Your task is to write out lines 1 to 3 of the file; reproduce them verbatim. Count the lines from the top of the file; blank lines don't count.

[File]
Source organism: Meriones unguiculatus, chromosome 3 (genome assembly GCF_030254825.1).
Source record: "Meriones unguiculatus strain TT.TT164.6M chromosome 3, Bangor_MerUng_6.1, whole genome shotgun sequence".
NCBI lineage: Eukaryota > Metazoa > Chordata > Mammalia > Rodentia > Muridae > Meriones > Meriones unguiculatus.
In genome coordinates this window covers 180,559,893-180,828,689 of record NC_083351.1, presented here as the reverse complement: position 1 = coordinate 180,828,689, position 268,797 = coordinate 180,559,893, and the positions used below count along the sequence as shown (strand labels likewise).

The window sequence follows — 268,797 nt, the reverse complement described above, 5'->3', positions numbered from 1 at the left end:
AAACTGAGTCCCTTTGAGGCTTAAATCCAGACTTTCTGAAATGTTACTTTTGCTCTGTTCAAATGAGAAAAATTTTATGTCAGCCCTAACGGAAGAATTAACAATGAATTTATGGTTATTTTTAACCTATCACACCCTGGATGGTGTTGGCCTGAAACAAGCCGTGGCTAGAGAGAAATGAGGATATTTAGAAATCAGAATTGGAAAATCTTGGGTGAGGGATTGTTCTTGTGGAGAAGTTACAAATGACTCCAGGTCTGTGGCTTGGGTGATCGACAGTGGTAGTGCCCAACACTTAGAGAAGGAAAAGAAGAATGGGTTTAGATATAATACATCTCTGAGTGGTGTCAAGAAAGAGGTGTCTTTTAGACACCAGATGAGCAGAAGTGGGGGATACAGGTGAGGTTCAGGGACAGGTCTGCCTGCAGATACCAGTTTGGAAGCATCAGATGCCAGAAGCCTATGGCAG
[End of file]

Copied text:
Source organism: Meriones unguiculatus, chromosome 3 (genome assembly GCF_030254825.1).
Source record: "Meriones unguiculatus strain TT.TT164.6M chromosome 3, Bangor_MerUng_6.1, whole genome shotgun sequence".
NCBI lineage: Eukaryota > Metazoa > Chordata > Mammalia > Rodentia > Muridae > Meriones > Meriones unguiculatus.